June 29, 2021
Three Obstacles to Three Opportunities
I returned to the movie theater this past month for the first time since the COVID-19 to watch In the Heights. I like the movie musicals genre, and this latest work did not disappoint. The messages of opportunity, obstacle, struggle and triumph were weaved rhythmically within its distinct Latin Caribbean style. Showcasing life and community in a New York City neighborhood very different than my own upbringing in a rural midwestern community was insightful and challenging.
At its core, the story centers on young adults striving to find their way, grow in their identity, and connect meaningfully with community. Trust and doubt, internal and external, weave together to create a dynamic story. And sure enough, the central characters are faced with daunting challenges, significant doubts, glimmers of hope, and a choice. Like any good story, the viewer wonders in that moment, will they fall into discouragement, disillusionment and give up OR will they rise up, engage and overcome.
We all know that the story of Extension in Kansas communities unfolds in many of the same ways.
What choice will we make when we encounter change?
We are all painfully aware of the obstacles still in front of us and yet inspired by the opportunities to engage and involve others in our ongoing extension work.
I want to clarify three obstacles and three opportunities that I observe are influencing our day-to-day extension work.
1) Stress and Fatigue – It does not take much to recognize that many of us and our stakeholders are tired, fatigued, irritable, and overall discontented and sometimes we don’t even know why (even as we open and re-engage in programming).
2) Mistrust of Authority – This past year has only accelerated polarization, and I am not just talking politics, but when we are stressed or fearful people create “in” and “out” groups and then seek allegiance. Leadership has always been challenging but coming out of this past year even small decisions can be more difficult than anticipated.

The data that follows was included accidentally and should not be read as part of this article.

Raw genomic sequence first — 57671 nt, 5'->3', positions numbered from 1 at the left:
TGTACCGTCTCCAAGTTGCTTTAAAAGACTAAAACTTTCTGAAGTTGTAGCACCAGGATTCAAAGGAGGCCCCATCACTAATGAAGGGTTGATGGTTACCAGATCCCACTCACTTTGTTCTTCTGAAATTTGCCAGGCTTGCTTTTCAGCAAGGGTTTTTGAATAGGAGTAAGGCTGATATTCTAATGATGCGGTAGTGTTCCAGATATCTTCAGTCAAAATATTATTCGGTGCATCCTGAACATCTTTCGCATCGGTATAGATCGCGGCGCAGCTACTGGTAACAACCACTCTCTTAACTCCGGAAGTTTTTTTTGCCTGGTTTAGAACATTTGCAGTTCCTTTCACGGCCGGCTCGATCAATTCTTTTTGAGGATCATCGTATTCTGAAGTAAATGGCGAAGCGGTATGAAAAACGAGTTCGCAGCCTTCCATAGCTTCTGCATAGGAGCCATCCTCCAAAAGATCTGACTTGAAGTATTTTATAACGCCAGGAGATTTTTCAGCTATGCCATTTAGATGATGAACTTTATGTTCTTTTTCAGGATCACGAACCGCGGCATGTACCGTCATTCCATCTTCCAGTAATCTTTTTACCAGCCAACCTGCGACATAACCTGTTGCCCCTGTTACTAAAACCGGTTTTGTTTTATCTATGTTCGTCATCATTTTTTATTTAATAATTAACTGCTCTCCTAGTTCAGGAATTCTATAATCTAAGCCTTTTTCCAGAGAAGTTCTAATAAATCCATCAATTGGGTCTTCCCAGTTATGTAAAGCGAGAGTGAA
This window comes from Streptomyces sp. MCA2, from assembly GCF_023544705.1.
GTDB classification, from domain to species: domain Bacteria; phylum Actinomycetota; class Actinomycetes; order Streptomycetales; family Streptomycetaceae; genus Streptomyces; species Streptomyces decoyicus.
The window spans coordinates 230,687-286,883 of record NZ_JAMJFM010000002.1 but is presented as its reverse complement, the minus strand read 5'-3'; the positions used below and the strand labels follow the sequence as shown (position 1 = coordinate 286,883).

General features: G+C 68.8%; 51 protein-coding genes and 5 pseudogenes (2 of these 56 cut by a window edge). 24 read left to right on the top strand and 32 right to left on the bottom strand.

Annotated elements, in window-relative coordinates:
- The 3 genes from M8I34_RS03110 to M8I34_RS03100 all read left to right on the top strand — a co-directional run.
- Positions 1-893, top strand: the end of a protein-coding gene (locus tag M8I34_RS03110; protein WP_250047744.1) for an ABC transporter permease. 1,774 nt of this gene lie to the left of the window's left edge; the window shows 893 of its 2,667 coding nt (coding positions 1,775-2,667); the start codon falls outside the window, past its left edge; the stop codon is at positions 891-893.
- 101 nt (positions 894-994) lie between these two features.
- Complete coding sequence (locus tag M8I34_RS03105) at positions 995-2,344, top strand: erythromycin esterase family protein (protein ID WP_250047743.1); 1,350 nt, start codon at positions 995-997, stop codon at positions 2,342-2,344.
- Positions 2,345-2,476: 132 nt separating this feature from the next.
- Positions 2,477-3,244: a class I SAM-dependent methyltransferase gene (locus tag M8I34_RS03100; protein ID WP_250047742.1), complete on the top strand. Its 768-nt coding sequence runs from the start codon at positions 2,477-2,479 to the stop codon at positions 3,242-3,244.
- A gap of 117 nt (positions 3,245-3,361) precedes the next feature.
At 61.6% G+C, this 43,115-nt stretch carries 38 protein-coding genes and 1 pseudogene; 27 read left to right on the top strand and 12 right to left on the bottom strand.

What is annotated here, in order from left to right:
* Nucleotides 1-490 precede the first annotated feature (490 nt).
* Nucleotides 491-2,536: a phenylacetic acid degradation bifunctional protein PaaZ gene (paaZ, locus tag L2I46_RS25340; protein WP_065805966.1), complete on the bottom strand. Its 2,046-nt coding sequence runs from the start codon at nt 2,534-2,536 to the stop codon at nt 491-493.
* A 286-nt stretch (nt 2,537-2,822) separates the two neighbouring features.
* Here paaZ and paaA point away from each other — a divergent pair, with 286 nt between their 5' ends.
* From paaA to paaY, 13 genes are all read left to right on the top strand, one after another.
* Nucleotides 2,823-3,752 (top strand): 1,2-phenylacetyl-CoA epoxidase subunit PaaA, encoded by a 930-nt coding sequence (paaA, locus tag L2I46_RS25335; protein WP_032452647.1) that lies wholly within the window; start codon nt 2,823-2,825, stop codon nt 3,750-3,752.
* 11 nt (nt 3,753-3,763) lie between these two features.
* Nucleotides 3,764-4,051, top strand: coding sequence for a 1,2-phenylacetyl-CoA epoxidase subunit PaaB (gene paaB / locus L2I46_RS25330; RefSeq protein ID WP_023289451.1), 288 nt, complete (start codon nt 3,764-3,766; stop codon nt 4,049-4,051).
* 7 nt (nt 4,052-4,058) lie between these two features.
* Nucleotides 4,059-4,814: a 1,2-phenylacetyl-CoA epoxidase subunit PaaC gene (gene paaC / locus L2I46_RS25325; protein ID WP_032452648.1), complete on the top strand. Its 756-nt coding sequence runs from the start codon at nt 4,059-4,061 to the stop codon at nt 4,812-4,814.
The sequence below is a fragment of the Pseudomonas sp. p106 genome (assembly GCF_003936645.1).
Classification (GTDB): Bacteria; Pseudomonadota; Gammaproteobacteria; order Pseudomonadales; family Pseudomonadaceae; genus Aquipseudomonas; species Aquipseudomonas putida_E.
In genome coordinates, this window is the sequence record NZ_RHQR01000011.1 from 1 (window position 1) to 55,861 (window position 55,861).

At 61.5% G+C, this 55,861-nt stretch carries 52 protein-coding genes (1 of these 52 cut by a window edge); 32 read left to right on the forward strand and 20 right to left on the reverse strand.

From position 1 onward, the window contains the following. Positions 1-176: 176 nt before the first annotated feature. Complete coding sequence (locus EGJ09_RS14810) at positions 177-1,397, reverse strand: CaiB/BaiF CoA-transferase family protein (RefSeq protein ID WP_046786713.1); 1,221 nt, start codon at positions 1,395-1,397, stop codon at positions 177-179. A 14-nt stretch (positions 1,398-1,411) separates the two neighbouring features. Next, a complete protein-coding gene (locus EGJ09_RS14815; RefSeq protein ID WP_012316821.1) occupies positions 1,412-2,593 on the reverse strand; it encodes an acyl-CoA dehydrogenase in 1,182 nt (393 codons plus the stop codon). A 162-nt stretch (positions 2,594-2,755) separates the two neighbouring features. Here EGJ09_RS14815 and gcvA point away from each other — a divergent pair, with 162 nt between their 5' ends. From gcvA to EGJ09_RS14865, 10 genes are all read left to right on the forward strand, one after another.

3) Misinformation – When we are tired, stressed, and mistrustful of authority, we are prone to believe anything, especially if it fits our “in” group narrative. Critical thinking is challenged especially when each side of an issue claims “common sense” as the reason they believe.
These factors are corrosive to any organization. But how do we move forward towards a more opportunistic future?
1) Self-Care – Take care of yourself. Take time for yourself. Rest, relax. Take breaks. I am realizing that the pace of work will increase quicker than my ability to juggle it coming off of a COVID year. Trying to implement changes while “reclaiming” those past practices is inherently more demanding on all of us, whether in our personal or professional life.
2) Choose Trust over Suspicion - We always experience a gap between what we expect people to do and what they actually do. The attitude we possess when we encounter that gap influences the choices and actions that can either close that cap or make it wider.
3) Choose Engagement – We are taught as professionals to listen to, respond and not react. Working to build rapport or build trust is critical. Engaging with each other to help clarify perceptions and seek understanding is essential to teamwork in any context (i.e. facilitation skills). Without it even simple tasks fall apart. Working together to clarify what is the issue, decision, and responsibilities are equally critical. Issues before us are more than any one person can address alone.
The Extension story centers on communities striving to find their way, grow in their identity, and connect meaningfully with each other. Trust and doubt, internal and external, weave together to create a dynamic story. Central characters are faced with daunting challenges, significant doubts, glimmers of hope, and choices. Like any good story, the viewer wonders in that moment,
will they fall into discouragement, disillusionment, and give up?
OR will they rise up, engage, and overcome?
No matter what the topic that challenges you: diversity and inclusion, digital programming, resuming in-person programming, county fair preparations, 4-H camp changes, hiring challenges, changing supervisors, KEEP TRUSTING, KEEP ENGAGING. You got this! We are all in the extension business of human development for the sake of community vitality. Helping people change is valuable and challenging work! #BetterTogether
I invite you to rise up, engage and overcome. Keep engaging change and shaping the future of extension work in Kansas!